Nyader Manauta is “small and dark” and, in the lookist world of mangoes where no one bothers about political correctness, “ugly”. But beneath its coarse skin is one of the most flavoursome fruits. “A man called Nyader from Manauta village grafted this variety on a whim. Is aam ki baat hi alag hain. Aap ek pe nahin rukenge (This mango is a class apart. You can’t stop with one),” says Shafiq Ahmed, a farmer in Hasanpur, the tehsil in Amroha district that is one of Uttar Pradesh’s three major mango belts, besides Saharanpur and Malihabad-Lucknow. The unremarkable Nyader Manauta stayed back in local mandis while its statuesque cousins — the Chausa, Langda and Dusseri — got loaded onto trucks and made the long journey to bigger markets in Delhi, Kolkata and Mumbai.
Till the Mughals first grafted mangoes, a practice they brought with them from Afghanistan, mangoes were just another summer fruit packed with nostalgia, to be plucked straight off the tree and bitten into, the juice running all the way down your arm. With grafting came the orchards, the first step towards commercialisation and large-scale production.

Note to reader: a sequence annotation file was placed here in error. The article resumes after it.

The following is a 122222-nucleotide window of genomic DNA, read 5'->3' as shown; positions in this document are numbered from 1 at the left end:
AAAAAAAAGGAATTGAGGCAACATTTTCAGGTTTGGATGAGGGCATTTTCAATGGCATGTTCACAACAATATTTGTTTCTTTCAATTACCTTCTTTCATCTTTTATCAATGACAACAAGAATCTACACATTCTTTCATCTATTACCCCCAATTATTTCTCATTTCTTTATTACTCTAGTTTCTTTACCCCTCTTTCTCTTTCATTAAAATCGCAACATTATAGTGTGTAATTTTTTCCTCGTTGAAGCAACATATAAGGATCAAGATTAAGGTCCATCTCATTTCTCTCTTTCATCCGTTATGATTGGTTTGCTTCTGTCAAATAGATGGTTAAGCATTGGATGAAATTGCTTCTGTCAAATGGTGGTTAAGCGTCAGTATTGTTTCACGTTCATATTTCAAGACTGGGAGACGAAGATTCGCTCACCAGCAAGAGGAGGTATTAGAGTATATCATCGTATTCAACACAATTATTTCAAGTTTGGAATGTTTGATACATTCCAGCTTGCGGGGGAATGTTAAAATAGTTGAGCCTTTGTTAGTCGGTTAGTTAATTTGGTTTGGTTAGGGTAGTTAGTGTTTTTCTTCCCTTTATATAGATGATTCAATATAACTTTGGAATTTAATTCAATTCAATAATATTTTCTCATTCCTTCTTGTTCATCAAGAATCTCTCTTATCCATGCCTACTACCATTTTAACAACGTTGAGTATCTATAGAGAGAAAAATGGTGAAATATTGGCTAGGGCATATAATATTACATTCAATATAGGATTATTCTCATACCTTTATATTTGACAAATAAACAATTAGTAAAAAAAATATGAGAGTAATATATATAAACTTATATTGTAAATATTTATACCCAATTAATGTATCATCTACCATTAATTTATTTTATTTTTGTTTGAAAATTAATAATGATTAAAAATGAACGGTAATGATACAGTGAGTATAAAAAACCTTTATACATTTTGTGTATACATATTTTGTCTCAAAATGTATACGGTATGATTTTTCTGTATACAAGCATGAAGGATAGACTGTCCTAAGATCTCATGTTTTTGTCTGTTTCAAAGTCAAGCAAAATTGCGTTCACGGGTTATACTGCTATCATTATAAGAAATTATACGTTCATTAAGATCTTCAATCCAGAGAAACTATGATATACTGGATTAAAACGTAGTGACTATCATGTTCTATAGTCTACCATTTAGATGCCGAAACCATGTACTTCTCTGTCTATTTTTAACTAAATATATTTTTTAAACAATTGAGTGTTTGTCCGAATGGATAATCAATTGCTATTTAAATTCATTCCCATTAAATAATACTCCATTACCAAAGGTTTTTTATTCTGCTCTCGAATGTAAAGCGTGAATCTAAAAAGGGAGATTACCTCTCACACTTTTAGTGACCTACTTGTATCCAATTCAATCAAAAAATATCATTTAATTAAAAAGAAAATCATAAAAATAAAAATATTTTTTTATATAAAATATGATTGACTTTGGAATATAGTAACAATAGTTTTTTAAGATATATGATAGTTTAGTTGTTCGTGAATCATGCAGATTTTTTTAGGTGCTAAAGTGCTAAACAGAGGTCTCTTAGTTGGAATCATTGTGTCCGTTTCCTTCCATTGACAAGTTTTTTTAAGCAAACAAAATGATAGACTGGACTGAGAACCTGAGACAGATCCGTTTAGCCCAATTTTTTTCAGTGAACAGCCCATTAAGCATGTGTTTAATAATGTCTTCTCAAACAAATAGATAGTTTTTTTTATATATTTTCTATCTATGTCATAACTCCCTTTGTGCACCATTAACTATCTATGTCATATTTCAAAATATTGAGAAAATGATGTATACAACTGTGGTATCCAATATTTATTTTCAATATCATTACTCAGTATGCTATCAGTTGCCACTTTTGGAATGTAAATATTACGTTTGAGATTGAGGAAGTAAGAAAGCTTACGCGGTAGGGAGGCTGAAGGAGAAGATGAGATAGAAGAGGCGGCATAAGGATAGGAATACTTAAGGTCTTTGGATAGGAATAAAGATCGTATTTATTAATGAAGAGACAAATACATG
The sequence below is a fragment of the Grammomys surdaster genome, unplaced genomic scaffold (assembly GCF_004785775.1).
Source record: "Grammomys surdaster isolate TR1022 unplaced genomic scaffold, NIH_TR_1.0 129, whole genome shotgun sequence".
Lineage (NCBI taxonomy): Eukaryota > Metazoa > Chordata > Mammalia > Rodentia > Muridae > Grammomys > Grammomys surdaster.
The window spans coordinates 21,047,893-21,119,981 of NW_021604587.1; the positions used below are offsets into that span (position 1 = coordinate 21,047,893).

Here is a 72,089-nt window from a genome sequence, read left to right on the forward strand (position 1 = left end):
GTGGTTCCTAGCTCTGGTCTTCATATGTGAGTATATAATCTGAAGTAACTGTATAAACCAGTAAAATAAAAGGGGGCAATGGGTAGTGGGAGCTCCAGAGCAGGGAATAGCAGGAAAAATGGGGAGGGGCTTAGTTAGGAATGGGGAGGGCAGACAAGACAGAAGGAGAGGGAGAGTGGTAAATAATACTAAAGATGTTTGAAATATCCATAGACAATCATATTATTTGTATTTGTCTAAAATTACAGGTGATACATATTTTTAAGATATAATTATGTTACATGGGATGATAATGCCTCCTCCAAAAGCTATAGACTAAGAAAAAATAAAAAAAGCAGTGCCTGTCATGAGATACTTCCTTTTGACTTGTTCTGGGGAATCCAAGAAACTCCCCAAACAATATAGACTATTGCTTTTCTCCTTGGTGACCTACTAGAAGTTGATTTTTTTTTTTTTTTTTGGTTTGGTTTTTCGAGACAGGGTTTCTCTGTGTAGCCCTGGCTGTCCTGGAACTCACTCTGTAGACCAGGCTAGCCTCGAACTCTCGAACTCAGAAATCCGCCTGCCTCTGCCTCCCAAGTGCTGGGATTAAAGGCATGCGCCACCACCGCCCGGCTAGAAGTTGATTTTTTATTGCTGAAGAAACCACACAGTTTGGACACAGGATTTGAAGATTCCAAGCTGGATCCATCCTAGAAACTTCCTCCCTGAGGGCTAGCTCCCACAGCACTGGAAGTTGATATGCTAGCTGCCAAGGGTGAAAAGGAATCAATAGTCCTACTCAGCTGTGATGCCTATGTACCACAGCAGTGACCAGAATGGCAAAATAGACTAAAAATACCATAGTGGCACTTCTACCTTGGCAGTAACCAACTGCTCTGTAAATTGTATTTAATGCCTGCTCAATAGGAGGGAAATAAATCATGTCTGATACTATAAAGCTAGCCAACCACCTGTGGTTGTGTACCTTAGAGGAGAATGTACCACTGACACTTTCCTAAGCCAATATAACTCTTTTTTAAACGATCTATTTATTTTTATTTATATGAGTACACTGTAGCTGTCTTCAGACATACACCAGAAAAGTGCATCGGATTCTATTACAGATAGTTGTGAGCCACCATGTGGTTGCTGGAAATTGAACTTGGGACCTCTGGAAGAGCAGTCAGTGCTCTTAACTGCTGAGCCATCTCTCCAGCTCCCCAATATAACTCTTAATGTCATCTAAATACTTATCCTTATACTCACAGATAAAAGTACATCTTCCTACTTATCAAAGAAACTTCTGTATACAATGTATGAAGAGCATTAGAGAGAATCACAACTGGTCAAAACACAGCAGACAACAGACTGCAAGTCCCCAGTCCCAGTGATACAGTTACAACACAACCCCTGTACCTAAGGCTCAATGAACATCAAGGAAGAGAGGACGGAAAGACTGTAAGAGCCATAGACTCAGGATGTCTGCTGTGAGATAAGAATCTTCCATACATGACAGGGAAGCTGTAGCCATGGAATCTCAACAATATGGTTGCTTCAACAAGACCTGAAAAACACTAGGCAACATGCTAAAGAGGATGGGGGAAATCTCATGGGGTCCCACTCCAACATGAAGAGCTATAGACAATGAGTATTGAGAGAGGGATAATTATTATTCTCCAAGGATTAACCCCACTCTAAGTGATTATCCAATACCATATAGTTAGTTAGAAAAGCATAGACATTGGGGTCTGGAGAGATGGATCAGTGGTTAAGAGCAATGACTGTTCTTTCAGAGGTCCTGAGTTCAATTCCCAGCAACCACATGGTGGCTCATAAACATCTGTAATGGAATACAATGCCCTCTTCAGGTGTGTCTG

Over the years, dominant varieties such as the Alphonso, Bagenpalli, Langda and Safeda survived while several others like the Nyader Manauta got left behind. The mango tree was no longer what it used to be. Now, there were many others between the mango tree and you — the orchard owner who usually has nothing to do with the mangoes on his land, the contractor who works on the orchard, the transporter who takes the fruit to the big markets, the commission agents or adhathiyas who control the network, the distributors and loaders and the masha khors who take the fruit to smaller retailers. By the time it completes this complex supply chain and lands on your plate, the mango has changed enough hands and is now a pricey fruit that sees vain fights over who should be anointed king — the Alphonsos of Maharashtra or Bagenpalli of Andhra Pradesh, the Malda varieties of West Bengal or the Dusseris, Langdas and Chausas.
“When the 1956 zamindari abolition Act came into force, orchards were exempted. That saw a huge rush by the rich to convert their land into orchards. None of the mangoes now associated with the Moradabad-Amroha belt are intrinsic to that region. The Dusseri is from Malihabad (Lucknow) and the Langda from Banaras. When the new orchards came up in Amroha, they grafted these varieties and they turned out well. Also, since they are on the national highway …continued »
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